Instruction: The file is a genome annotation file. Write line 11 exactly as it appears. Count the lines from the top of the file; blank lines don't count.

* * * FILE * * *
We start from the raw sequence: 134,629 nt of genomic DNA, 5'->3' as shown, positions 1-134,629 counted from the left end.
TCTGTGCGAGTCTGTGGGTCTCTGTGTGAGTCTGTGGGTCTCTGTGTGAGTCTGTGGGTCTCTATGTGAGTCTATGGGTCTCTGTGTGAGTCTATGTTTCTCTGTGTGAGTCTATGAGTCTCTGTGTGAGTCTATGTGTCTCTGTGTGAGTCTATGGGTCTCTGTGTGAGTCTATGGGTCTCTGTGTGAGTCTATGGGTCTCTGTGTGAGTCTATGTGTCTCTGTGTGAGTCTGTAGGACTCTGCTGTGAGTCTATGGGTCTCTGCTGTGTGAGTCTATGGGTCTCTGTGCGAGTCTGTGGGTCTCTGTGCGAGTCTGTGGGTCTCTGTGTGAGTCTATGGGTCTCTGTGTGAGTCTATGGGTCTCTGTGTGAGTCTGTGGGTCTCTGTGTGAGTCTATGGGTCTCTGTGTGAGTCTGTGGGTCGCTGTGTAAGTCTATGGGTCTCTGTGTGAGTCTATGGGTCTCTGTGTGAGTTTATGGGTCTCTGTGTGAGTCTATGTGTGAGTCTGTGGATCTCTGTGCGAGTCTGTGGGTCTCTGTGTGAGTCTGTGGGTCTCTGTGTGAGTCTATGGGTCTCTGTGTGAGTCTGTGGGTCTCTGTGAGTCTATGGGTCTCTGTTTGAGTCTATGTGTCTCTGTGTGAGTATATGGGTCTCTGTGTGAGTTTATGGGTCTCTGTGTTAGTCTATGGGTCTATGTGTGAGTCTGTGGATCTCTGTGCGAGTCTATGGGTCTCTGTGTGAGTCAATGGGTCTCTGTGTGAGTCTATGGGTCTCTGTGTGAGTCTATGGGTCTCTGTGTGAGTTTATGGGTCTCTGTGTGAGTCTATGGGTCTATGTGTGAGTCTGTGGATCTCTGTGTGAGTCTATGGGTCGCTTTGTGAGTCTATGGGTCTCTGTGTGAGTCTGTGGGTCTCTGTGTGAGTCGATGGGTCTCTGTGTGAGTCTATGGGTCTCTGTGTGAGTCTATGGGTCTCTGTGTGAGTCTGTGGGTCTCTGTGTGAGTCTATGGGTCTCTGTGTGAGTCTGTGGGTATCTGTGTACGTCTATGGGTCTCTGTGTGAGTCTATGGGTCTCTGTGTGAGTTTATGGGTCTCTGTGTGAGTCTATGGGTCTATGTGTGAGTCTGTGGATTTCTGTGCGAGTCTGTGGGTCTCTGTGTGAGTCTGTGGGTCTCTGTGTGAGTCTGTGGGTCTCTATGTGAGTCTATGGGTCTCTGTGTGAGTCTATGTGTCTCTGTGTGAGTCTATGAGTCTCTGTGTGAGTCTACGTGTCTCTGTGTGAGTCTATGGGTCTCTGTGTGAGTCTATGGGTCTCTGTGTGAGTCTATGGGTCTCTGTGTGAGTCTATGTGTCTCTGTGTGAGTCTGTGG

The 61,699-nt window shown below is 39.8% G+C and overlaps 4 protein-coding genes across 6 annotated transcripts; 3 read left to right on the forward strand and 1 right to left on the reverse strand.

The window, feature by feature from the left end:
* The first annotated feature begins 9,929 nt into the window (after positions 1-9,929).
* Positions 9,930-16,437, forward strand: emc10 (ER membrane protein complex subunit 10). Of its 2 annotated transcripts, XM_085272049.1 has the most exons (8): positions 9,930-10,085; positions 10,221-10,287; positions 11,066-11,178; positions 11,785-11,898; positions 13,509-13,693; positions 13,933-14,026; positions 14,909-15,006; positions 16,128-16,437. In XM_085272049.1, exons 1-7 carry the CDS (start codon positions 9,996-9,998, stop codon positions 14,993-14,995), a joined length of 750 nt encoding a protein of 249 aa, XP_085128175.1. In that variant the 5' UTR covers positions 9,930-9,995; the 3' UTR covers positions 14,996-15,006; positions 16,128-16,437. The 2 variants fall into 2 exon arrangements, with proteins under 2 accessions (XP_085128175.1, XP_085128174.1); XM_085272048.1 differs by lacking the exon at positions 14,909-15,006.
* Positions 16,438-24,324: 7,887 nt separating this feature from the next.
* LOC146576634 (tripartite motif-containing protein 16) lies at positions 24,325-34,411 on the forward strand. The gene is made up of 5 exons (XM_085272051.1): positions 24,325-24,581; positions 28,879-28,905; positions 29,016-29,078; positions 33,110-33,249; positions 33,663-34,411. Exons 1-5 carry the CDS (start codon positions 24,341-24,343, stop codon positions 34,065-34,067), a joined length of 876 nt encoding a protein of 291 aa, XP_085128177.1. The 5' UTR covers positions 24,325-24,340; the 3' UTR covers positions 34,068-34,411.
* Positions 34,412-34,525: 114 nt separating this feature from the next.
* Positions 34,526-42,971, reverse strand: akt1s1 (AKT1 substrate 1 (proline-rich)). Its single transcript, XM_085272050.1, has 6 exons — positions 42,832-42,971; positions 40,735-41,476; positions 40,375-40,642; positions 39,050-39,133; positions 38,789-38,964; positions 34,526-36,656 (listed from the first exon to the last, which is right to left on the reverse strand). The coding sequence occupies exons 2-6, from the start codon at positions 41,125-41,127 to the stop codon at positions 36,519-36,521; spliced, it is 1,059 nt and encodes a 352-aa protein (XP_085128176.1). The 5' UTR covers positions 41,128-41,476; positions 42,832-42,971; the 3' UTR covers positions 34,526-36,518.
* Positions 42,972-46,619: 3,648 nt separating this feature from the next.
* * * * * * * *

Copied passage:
* Positions 42,972-46,619: 3,648 nt separating this feature from the next.